May has even talked of this being a once-in-a-generation chance to change the direction of our nation for good. If she really believes that, then why on earth did she vote Remain? This isn’t leadership we are seeing from the prime minister, it is opportunism, pure and simple, and it is deeply disappointing.
Instead of seeking to unite a divided country – to bring together the 48% and 52% in common cause – she has sought to ride the wave and, in so doing, is further dividing our country. The challenge for those of us on the centre left of British politics is how to campaign for, and put pressure on the Government to achieve, the most progressive Brexit deal possible, and heal these divisions.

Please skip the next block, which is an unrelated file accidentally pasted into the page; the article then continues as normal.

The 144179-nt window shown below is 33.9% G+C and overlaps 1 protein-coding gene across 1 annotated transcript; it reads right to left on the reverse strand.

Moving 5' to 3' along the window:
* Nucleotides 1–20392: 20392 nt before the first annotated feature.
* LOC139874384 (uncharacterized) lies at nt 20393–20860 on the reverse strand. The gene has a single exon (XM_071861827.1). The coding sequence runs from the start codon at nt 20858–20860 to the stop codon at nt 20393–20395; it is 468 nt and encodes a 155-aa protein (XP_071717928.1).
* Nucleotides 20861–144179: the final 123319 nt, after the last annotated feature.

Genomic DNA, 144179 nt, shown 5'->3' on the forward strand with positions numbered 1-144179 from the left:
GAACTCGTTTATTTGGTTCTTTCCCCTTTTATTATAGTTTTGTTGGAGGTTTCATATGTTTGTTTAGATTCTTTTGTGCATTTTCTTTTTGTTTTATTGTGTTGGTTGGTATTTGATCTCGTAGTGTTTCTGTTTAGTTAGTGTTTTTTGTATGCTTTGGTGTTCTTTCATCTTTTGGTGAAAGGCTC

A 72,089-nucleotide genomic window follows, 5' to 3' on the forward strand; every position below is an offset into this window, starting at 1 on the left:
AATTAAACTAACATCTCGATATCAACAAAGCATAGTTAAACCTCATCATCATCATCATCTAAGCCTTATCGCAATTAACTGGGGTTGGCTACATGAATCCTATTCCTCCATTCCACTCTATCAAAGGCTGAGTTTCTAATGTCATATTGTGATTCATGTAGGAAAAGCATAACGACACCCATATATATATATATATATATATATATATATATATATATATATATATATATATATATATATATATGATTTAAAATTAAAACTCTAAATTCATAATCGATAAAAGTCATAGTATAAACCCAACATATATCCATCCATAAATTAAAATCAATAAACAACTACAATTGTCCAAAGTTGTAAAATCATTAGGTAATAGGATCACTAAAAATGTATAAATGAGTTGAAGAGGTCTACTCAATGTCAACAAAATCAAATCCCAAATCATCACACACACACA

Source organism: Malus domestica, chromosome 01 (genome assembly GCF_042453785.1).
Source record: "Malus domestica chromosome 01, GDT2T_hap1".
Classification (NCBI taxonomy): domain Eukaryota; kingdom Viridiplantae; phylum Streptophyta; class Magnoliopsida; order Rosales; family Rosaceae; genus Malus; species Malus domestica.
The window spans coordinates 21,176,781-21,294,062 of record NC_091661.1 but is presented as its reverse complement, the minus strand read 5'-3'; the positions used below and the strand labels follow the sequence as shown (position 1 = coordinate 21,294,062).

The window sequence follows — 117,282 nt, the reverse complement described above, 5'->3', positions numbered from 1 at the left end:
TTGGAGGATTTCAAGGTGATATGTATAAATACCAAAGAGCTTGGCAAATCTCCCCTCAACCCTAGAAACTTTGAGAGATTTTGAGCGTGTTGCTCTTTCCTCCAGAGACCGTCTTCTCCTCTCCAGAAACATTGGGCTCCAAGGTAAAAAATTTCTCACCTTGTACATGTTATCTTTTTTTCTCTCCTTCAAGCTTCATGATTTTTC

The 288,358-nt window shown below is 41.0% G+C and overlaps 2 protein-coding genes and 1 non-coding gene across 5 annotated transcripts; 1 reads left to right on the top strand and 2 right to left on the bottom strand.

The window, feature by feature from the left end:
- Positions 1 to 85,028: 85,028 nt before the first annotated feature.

For whilst the result gives the Government a mandate to withdraw the UK from the EU, ministers have no mandate to speak of regarding the terms of our leaving.
It is simply not acceptable for the Government to seek to take the far-reaching policy decisions that will arise during that process, without proper parliamentary consultation and scrutiny. Those who campaigned to leave claimed their primary concern was to ensure parliament is sovereign – it is somewhat hypocritical for them to deny parliament its proper role in the forthcoming negotiation.